10.09.16: Jesus, heal us
Homily from the 7:30, 9:30 and 11:30 a.m. Masses at St. Mary's Church in Griffith, Ind.
We're all lepers in some way.
It was 11th grade English class. My teacher asked each of us to write about our "disability." We were told to write a paper about that one aspect of ourselves that holds us back in some way. Maybe it's a physical disability that prevents us from fully engaging in an activity. Maybe it's some sort of defense mechanism that prevents us from truly being known to others. Maybe it's something we're struggling with that we just can't bring to the light. We all wrote our papers, and were invited to share with the class if we wanted.
I heard about struggles I'd never known. Some of the ladies in class were struggling with their body image and battling an eating disorder. Some of us guys struggled with insecurities and not measuring up to a standard set by society, our parents, or even worse, the standard we set for ourselves. We all had our issues. We all had our own leprosy, that aspect of self that puts a mark on us and makes us feel unclean, makes us feel less than whole.
"Jesus, Master, have pity on us."
We don't like the word "pity" because it makes us feel weak, right? Admitting weakness in our world is a bad thing. As people of faith, though, we believe differently. It's only when we admit our weaknesses that we discover our strength. And, if we take a look at what the lepers in today's Gospel are saying, we see they're asking for God's mercy, God's compassion. Yes, they're asking God to feel sorry for them. In those times, leprosy was pretty much the worst disease you could have. You were unclean - visibly - and anyone who came into contact with you, they were unclean, too. There was no hope for these people. They were social isolates. They were not just alone, but they were lonely.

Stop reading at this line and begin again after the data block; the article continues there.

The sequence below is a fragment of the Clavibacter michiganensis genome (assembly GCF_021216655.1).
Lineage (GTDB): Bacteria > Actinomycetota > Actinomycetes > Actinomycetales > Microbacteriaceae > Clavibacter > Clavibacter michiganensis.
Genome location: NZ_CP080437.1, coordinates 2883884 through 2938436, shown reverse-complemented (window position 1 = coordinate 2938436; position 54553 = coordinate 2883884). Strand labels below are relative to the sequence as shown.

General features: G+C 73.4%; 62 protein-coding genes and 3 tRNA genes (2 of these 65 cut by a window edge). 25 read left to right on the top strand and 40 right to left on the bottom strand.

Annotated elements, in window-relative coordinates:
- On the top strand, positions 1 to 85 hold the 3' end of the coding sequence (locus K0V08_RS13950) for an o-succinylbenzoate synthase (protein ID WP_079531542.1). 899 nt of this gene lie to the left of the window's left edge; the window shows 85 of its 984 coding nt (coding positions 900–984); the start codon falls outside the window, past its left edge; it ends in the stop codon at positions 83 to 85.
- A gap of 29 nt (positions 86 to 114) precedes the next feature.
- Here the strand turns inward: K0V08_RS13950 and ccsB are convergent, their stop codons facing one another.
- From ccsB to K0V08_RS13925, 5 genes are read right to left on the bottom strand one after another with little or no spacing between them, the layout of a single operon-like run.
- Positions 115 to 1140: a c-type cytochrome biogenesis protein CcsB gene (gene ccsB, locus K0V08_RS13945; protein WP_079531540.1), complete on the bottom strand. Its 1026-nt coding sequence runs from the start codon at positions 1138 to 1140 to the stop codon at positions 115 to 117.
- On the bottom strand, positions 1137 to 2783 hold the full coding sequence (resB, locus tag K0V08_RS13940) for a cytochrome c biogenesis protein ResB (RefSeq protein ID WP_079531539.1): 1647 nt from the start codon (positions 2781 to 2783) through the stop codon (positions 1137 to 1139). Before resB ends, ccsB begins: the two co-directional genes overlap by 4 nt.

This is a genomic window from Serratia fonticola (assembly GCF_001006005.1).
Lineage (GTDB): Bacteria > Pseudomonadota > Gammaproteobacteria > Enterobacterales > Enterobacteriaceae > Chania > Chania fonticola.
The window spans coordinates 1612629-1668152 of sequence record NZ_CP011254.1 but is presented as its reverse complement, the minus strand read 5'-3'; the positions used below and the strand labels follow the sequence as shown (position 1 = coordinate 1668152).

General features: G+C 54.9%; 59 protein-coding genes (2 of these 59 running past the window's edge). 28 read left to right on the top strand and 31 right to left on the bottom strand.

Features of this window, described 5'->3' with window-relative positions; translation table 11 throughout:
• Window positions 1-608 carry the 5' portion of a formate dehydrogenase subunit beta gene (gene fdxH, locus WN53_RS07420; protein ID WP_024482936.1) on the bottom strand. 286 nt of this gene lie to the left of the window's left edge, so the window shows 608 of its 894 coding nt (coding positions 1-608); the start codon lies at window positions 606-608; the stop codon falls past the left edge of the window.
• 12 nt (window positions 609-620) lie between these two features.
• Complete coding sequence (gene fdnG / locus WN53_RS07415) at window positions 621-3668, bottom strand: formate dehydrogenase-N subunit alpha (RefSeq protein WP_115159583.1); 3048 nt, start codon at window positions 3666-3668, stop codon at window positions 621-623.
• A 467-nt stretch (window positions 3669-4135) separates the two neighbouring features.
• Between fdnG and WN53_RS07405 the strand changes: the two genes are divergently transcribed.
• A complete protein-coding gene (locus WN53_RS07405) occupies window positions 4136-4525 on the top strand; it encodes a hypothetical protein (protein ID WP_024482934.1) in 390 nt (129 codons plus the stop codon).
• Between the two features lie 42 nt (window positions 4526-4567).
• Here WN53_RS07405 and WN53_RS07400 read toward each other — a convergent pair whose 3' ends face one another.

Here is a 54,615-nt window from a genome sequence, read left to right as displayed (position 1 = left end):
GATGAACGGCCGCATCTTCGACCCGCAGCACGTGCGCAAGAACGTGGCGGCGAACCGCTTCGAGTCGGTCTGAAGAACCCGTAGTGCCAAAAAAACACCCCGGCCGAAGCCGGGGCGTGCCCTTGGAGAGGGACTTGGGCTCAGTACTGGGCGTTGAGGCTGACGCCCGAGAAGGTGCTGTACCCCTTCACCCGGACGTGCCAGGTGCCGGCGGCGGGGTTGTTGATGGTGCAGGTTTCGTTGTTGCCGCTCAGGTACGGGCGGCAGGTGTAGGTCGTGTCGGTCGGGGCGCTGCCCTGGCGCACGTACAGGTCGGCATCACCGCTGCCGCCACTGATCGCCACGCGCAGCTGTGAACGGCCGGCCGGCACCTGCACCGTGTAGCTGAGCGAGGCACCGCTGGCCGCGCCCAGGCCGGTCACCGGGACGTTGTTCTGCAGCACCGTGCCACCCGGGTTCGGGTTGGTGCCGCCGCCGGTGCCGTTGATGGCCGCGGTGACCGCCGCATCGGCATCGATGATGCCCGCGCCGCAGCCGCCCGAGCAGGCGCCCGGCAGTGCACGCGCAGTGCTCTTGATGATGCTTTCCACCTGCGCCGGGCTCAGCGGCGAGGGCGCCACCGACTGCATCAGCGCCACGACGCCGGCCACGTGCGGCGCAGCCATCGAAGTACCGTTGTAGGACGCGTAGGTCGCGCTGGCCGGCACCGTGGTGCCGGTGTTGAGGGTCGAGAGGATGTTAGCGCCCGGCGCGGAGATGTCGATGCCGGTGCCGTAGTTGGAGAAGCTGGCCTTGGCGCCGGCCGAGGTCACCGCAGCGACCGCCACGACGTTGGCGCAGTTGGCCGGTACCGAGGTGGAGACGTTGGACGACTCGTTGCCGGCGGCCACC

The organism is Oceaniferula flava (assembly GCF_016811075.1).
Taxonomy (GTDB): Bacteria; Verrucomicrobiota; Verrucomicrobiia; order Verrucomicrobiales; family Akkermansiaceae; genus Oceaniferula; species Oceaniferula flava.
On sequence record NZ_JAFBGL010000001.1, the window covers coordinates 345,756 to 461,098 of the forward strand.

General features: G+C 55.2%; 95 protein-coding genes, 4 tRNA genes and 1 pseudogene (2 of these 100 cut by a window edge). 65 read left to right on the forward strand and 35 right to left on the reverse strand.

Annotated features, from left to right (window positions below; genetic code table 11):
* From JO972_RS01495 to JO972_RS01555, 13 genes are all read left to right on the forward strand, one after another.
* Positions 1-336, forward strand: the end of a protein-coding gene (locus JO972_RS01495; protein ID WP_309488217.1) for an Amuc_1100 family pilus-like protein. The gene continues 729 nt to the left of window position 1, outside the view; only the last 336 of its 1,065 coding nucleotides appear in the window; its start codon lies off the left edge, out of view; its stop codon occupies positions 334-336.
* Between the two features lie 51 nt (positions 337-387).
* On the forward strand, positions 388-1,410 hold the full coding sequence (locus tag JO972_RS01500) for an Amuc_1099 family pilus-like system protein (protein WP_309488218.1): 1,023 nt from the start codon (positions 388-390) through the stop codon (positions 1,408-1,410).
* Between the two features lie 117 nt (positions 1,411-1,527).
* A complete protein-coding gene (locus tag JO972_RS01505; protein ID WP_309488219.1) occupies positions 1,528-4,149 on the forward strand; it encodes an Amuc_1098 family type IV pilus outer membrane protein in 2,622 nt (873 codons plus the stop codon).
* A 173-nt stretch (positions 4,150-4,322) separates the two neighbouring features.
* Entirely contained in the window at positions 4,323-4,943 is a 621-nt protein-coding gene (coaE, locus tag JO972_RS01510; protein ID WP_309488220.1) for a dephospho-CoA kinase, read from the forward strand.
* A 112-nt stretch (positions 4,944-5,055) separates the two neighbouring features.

Yet, these lepers had something inside them that so many others did not. That they asked Jesus to help them, to have compassion upon them, to pity them, tells us that they had faith in him, that they saw the divine in him. They believed when others said it was foolish. They had faith in him when others wrote him off--- and he saved their lives.
Friends, it's time for a gut check. How's your faith? Is it the source of your joy? Is it the rock that keeps you grounded when a storm around you and inside of you is swirling? Do you rely on God? Or do you rely on yourself? And if you do, how's that working out for you?
We have to ask ourselves these tough questions every once in a while, because real faith, meaningful faith has to get stirred every now and then to be worth anything.
Friends, we are called and chosen to be Christ for one another. When you see one of your brothers and sisters in distress, our mission as Church is to bring that loving compassion, that mercy of God that we see Jesus bringing to the leper to those who feel as though they're the least of his people. Use the faith you've found to reshape the world around you. That's true discipleship.
What we receive here - in the Word and in the Eucharist - is a great gift, and just as the lepers gave thanks to God for healing them of their every ill, we're about to give thanks to our God in the very meal that by definition is "thanksgiving."
Trust in the Lord. Have faith. Let it move you and shake you to change your life, to change your world. And when our work here is done and our joy is filled, may we give thanks for what we've been given and hear the same words Christ said to the leper:
"Stand up and go, your faith has saved you."